Almost all teas in tea-bags and most other teas sold in western countries are blends. Blending may occur at the level of tea-planting area (e.g., Assam), or teas from many areas may be blended. The aim of blending is a stable taste over different years, and a better price. More expensive, more tasty tea may cover the inferior taste of cheaper tea.

There are various teas which have additives and/or different processing than "pure" varieties. Tea is able to easily receive any aroma, which may cause problems in processing, transportation or storage of tea, but can be also advantageously used to prepare scented teas.

Content of Tea

  • Caffeine: An average serving of tea contains only 1/2 to 1/3 of caffeine of the same serving size of coffee. One of the more confusing aspects of caffeine content is the fact that coffee contains less caffeine (1.5%)
    than tea (2.5% - 4.5%) when measured in its dry form.[4] [5]
  • Polyphenols
  • Essential oils

Tea preparation

This section describes the most widespread method of making tea. Completely different methods are used in North Africa, Tibet and perhaps in other places.

The best way to prepare tea is usually thought to be with loose tea placed either directly in a teapot or contained in a tea infuser, rather than a teabag. However, perfectly acceptable tea can be made with teabags. Some circumvent the teapot stage altogether and brew the tea directly in a cup or mug.

Historically in China, tea is divided into a number of infusions. The first infusion is immediately poured out to wash the tea, and then the second and further infusions are had. The third through fifth are nearly always considered the best infusions of tea, although different teas open up differently and may require more infusions of boiling water to bring them to life.

Typically, the best temperature for brewing tea can be determined by its type. Teas that have little or no oxidation period, such as a green or white tea, are best brewed at lower temperatures around 80 �C, while teas with longer oxidation periods should be brewed at higher temperatures around 100 �C.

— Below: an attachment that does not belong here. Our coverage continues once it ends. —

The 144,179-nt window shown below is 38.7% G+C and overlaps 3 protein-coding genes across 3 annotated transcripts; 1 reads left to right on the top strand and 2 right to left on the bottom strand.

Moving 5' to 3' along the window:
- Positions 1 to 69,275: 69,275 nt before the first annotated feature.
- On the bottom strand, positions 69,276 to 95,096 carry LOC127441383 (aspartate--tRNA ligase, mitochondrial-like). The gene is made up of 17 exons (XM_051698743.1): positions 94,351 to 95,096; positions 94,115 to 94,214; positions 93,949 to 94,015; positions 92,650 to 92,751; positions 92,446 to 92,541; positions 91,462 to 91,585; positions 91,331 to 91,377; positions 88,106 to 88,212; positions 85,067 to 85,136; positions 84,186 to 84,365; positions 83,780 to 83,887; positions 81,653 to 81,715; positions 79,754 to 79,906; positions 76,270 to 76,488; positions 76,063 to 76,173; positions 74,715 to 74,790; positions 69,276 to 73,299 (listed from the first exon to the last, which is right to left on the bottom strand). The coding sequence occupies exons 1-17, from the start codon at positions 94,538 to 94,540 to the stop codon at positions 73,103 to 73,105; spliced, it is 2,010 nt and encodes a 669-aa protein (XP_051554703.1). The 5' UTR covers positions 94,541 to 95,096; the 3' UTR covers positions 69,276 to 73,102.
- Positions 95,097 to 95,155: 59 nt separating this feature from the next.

Black Tea

The water for black teas should be added at the boiling point (100 �C or 212 �F), except for more delicate teas, where lower temperatures are recommended. This will have as large an effect on the final flavor as the type of tea used. The most common fault when making black tea is to use water at too low a temperature. Since boiling point drops with altitude, this makes it difficult to brew black tea properly in mountainous areas. It is also recommended that the teapot be warmed before preparing tea, easily done by adding a small amount of boiling water to the pot, swirling briefly, before discarding. Black tea should not be allowed to steep for less than 30 seconds or more than about five minutes (a process known as brewing or [dialectally] mashing in the UK): after that, tannin is released, which counteracts the stimulating effect of the theophylline and caffeine and makes the tea bitter (at this point it is referred to as being stewed in the UK). When the tea has brewed long enough to suit the tastes of the drinker, it should be strained while serving.

Green Tea

Water for green tea, according to most accounts, should be around 80 �C to 85 �C (176 �F to 185 �F); the higher the quality of the leaves, the lower the temperature. Preferably, the container in which the tea is steeped, the mug, or teapot should also be warmed beforehand so that the tea does not immediately cool down.

Oolong Tea

Oolong teas should be brewed around 90 �C to 100 �C (194 �F to 212 �F), and again the brewing vessel should be warmed before pouring in the water. Yixing clay teapots are the ideal brewing vessel for oolong tea. For best results use spring water, as the minerals in spring water tend to bring out more flavor in the tea.

Premium or Delicate Tea

Some teas, especially green teas and delicate Oolong or Darjeeling teas, are steeped for shorter periods, sometimes less than 30 seconds. Using a tea strainer separates the leaves from the water at the end of the brewing time if a tea bag is not being used.